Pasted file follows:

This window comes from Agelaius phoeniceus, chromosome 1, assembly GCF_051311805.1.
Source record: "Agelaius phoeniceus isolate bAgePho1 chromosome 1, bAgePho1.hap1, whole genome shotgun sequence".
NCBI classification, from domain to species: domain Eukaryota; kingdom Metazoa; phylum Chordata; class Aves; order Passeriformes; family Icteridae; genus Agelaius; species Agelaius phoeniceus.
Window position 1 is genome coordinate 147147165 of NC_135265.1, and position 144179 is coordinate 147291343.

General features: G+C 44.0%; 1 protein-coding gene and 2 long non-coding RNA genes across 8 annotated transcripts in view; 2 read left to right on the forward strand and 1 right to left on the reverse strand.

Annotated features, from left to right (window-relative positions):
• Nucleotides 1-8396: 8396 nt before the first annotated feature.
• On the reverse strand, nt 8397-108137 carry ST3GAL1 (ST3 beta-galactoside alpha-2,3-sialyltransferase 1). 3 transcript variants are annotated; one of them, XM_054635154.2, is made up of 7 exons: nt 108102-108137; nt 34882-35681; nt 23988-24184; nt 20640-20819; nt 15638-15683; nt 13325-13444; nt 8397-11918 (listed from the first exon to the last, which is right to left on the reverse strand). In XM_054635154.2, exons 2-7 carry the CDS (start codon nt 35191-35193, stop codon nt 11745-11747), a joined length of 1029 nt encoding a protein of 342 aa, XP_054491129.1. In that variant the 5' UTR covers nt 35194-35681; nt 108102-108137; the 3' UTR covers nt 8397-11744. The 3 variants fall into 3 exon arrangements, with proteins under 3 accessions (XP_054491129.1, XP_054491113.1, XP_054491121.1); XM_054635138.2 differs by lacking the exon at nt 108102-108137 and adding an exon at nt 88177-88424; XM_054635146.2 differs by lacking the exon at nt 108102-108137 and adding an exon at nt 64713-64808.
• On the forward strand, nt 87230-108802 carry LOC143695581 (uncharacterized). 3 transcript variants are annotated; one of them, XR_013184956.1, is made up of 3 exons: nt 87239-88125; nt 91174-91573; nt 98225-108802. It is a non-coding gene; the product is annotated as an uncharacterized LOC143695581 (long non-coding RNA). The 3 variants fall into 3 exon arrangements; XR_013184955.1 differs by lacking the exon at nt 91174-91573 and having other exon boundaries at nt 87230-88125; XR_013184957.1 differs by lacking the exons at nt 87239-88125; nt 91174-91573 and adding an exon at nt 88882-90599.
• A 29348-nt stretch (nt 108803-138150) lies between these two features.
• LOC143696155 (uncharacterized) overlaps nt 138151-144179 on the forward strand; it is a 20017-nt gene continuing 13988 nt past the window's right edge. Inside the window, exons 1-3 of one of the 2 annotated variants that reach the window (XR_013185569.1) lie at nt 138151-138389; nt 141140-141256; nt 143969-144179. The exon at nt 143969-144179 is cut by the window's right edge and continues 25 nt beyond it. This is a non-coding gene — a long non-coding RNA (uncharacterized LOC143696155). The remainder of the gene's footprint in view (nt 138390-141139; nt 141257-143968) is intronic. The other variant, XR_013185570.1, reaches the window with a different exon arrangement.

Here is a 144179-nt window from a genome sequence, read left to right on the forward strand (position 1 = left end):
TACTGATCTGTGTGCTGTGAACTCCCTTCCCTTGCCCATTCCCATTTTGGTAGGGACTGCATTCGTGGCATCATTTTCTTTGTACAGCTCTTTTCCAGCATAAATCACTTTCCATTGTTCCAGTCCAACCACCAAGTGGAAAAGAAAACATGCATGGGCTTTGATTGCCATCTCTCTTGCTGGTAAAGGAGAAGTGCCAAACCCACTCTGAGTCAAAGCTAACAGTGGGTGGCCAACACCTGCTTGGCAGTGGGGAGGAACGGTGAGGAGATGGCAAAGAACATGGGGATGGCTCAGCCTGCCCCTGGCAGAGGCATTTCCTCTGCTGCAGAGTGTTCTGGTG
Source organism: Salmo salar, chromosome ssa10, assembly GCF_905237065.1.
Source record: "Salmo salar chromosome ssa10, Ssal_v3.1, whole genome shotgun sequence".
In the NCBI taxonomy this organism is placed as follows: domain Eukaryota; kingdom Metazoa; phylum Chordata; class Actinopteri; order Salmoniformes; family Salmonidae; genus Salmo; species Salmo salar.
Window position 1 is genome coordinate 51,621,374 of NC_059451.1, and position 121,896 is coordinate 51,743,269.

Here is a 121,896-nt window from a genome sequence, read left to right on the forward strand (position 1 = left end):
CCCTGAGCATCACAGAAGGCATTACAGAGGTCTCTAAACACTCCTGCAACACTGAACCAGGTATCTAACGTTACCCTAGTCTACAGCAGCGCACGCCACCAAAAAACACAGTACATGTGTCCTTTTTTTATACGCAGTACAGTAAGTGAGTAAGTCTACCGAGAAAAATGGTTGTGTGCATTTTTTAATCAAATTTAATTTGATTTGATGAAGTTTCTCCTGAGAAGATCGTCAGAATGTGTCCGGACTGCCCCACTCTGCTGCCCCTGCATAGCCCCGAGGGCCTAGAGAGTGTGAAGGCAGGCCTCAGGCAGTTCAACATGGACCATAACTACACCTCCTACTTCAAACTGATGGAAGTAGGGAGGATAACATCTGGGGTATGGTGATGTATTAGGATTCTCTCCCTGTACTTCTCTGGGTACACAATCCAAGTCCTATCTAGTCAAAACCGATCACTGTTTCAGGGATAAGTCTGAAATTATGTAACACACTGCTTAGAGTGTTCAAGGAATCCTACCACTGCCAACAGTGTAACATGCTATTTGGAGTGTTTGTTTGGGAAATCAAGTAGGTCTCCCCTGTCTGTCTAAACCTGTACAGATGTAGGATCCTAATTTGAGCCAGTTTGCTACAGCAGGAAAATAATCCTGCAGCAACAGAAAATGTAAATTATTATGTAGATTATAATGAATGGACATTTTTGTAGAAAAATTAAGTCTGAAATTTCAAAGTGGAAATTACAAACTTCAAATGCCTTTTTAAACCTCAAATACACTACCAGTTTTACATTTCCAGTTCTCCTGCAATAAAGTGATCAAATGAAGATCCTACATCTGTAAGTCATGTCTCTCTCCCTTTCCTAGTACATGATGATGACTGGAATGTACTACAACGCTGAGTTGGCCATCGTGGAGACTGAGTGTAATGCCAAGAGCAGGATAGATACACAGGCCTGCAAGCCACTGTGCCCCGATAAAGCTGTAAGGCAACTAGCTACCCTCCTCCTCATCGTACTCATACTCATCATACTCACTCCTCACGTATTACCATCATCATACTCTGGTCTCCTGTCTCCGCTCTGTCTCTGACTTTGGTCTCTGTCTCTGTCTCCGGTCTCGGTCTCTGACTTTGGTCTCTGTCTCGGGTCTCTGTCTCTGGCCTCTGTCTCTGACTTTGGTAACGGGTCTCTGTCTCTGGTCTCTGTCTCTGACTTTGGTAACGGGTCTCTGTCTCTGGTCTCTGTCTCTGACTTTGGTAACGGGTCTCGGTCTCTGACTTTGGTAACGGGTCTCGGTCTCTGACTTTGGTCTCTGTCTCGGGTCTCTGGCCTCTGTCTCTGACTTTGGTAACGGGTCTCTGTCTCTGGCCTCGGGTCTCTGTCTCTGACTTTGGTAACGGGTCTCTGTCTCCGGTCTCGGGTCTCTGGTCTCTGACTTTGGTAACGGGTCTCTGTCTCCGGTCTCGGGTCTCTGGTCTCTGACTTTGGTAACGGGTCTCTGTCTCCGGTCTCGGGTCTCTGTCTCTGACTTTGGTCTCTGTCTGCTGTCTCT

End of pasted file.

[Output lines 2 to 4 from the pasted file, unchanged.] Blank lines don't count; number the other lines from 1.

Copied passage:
Source record: "Agelaius phoeniceus isolate bAgePho1 chromosome 1, bAgePho1.hap1, whole genome shotgun sequence".
NCBI classification, from domain to species: domain Eukaryota; kingdom Metazoa; phylum Chordata; class Aves; order Passeriformes; family Icteridae; genus Agelaius; species Agelaius phoeniceus.
Window position 1 is genome coordinate 147147165 of NC_135265.1, and position 144179 is coordinate 147291343.